Airport Security – The Hidden Highway

Lo and behold, a bit of calm in the midst of craziness. The TSA, after two years of effort on the part of pilot groups, finally agreed that cockpit crew members are the targets of terror, not the instigators. The TSA wouldn’t have, of course, if the current uproar hadn’t laid bare the idiocy of their power-grab in the name of protecting us from ourselves.

So what about flight attendants, who still have to endure being fried in a radiation oven and/or subjected to legalized groping? Their cry of “double standard” rings true in my ears. While most passengers consider them to be little more than wait persons, try getting an airplane full of people safely emptied during an emergency with only two pilots directing traffic. Good luck.

Passengers are being told if you don’t like it, tough. Don’t fly in an airliner. You can accept this as the way of the world today, and justify the government’s side-stepping of the Fourth Amendment with the principle of “administrative search.” But before you do that like a lamb in a flock of sheep with a timid “Baaa, baaa,” do yourself a favor and demand that the TSA prove to the American people that it has absolutely closed off the other highway into commercial airliners.

You might be thinking, Which highway is that?

It’s the one you, the traveling public, don’t see. It doesn’t begin with arrival at the departure level of an airport, past the ticket counters, through the highly visible security gauntlet, past the gate agent, down the jetway and through the main cabin door. This highway is below you, out of sight, out of worry.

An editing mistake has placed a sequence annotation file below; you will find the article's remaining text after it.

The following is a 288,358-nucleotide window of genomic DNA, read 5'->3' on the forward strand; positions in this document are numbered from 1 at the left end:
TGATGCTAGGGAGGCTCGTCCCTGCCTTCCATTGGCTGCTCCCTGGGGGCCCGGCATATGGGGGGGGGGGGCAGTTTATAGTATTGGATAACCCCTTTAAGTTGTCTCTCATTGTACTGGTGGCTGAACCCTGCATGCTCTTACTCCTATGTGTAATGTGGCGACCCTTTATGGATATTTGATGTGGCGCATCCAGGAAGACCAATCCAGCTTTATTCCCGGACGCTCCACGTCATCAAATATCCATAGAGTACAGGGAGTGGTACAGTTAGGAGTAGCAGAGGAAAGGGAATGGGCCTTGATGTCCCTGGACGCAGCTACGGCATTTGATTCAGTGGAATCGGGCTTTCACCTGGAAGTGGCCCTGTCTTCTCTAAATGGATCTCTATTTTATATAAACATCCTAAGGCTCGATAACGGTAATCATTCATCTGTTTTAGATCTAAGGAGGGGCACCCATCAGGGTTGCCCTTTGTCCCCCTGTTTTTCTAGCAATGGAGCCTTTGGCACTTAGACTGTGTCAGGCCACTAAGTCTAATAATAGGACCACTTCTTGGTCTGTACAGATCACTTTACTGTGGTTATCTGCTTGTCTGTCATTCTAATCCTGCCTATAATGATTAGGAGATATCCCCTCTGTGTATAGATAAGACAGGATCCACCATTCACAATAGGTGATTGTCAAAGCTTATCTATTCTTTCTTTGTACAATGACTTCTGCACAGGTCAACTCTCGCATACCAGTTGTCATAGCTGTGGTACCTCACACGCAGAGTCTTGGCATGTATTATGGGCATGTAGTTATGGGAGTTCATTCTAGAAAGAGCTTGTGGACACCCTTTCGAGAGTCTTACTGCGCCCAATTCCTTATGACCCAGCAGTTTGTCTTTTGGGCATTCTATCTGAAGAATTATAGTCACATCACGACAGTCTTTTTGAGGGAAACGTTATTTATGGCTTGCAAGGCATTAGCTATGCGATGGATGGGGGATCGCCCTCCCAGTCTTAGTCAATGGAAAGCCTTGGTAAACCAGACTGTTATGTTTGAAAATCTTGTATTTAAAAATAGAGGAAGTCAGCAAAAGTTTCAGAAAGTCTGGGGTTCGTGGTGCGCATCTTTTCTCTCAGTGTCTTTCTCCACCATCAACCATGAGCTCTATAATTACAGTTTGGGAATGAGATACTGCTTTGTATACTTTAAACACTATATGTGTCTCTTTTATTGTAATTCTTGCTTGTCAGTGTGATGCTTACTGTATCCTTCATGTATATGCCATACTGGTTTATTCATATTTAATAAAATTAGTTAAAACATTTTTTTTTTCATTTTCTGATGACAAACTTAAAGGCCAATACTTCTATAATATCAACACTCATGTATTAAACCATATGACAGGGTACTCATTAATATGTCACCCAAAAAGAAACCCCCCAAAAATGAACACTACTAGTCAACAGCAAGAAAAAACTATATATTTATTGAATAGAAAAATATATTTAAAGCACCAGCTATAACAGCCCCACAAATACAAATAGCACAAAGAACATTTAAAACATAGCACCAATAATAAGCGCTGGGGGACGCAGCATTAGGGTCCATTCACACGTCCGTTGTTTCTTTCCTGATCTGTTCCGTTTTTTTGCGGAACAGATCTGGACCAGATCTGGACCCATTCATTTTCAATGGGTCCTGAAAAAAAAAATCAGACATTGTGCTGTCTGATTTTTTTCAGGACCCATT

As I mentioned in the post titled, “Airport Security Out of Control,” the people and institutions responsible for ensuring the safety of the flying public reacted to a 1987 airborne tragedy with an action worthy of “The Illusionist.” They didn’t want you concerned, so they made airline crews pass through security so that you could see them do that and to give you a warm fuzzy that all was well. Really?

But right beneath your feet, employees could gain access to airliners with nothing more than an ID and the code to a cypher lock. A code which was usually scribbled somewhere around the door jamb for the convenience of transient crews. Like the key under the doormat. You know, were no burglar would ever think of looking.

That was the “system” in action then, and although I haven’t been employed as an airline pilot in a number of years, I can tell you for a fact that what you see in the passenger areas of terminal buildings all over this country is not what you are getting. The end result is that airport security today is the equivalent of smoke and mirrors.

Compare that, if you will, to the image of a small child being subjected to an “enhanced pat-down” and ask yourself what kind of insanity leads to the conclusion that we have to protect ourselves from the imagined threat of a person concealing a bomb on their young son or daughter. And if you agree with the TSA that this is a realistic threat, then ask them why the one down there, the one you can’t see, is not.

Then watch and listen to the spin doctors do their thing. They’ll deny there are any holes in the security net and assert that the new procedures are absolutely necessary to close off that last bit of vulnerability represented by your private parts. And your grandmother’s. Oh, yeah, and let’s don’t forget the infant in the stroller.

Somewhere in a spider hole, OBL is laughing his butt off as he watches America self-destruct. This is disproportionate response on steroids, and the side-effects are laughable if they weren’t so appalling.

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